Working with people living with a personality disorder
Working with people with personality disorders can present unique challenges in terms of interpersonal difficulties. Some common behaviors that may be observed include:
Fear of abandonment: Clients may express a strong fear of being abandoned or left alone, which can lead to excessive demands for attention and reassurance.
Clients who are ambivalent or disengaged: Some clients may withdraw from support or disengage from therapy just as they are starting to make progress. This can be a defense mechanism to avoid being “rejected.”
Intense relationships: People with personality disorders may form intense relationships with their therapists, idealizing them or becoming overly familiar. They may also make demands that are outside of the therapist’s role, such as requesting more time or asking for things that go beyond their professional capacity.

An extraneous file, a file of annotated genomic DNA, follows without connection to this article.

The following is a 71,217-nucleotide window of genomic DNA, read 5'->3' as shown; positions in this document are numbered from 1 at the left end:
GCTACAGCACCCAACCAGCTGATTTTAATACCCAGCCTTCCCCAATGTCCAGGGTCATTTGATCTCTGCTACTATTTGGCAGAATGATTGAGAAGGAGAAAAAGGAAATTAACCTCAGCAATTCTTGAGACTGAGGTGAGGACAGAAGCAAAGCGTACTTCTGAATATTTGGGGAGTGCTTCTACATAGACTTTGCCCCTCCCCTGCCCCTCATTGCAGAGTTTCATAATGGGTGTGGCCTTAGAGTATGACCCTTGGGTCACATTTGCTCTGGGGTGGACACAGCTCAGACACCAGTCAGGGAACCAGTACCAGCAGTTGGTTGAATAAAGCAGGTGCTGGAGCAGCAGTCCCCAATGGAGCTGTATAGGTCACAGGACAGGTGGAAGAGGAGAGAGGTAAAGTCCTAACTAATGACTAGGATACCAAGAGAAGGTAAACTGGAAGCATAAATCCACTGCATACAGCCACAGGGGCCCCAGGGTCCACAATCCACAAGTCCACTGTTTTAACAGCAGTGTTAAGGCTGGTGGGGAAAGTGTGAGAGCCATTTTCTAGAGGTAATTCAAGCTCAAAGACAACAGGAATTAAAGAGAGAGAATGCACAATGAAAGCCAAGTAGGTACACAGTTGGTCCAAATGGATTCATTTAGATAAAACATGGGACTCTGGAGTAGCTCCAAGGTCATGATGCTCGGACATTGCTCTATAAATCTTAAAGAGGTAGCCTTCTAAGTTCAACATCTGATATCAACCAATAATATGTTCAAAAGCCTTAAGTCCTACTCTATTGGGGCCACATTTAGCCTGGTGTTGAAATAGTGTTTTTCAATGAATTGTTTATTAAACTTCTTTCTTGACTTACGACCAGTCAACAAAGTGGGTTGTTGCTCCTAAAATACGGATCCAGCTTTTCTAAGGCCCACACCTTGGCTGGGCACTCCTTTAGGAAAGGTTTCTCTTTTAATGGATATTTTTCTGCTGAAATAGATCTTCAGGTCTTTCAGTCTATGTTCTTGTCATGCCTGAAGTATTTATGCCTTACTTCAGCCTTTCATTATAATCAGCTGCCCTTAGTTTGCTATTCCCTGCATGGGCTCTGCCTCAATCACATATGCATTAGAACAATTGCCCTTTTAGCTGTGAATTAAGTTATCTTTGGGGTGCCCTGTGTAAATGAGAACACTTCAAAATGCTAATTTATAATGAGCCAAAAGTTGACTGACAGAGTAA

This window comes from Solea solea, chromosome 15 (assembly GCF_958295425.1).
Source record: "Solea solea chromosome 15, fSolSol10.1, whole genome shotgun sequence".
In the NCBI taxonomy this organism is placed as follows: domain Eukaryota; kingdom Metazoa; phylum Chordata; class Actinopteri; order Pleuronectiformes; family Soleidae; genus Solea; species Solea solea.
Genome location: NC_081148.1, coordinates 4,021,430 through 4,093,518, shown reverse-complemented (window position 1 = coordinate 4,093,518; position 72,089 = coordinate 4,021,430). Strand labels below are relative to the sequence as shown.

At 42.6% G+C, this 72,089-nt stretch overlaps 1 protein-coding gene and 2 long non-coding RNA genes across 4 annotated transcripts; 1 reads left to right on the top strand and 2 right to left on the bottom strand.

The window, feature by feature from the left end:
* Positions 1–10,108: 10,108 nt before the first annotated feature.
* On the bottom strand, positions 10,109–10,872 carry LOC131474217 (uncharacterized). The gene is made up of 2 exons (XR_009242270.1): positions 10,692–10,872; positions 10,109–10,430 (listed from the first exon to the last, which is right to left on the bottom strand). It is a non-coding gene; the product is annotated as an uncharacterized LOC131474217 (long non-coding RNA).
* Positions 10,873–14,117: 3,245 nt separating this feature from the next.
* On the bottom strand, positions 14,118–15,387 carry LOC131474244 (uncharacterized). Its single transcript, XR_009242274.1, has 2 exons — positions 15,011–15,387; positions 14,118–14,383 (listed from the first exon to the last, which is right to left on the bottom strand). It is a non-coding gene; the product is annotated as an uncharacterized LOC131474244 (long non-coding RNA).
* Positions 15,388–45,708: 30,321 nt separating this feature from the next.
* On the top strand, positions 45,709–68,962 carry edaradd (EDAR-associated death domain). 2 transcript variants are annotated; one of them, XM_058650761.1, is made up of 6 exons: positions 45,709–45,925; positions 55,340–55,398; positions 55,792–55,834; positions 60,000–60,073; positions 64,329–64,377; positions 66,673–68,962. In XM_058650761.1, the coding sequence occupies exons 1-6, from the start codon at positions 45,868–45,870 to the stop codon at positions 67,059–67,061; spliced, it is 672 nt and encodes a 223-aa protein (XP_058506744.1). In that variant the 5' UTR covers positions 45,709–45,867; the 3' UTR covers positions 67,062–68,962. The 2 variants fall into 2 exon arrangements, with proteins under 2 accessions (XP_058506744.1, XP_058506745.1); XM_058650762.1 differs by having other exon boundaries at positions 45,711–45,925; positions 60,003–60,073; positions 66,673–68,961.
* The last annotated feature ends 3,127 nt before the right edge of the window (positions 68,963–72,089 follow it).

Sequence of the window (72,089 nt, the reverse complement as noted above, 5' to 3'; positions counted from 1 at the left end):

Clingy or dependent behavior: Clients may become overly dependent on their therapist, requesting more frequent sessions or longer appointments. They may also express feelings of emptiness or dissatisfaction with the support they receive.
Rejecting behavior: On the other hand, clients may reject their therapist’s help and support, expressing dissatisfaction with their efforts and calling into question their competence.
In order to effectively work with clients with personality disorders, it is essential to maintain clear and consistent boundaries. As a practitioner, you have a role to play in modeling healthy and predictable boundaries for your clients, who may have experienced inconsistent or traumatic boundary violations in the past. However, maintaining these boundaries can be challenging, given the powerful emotions that can be generated in both the client and the practitioner.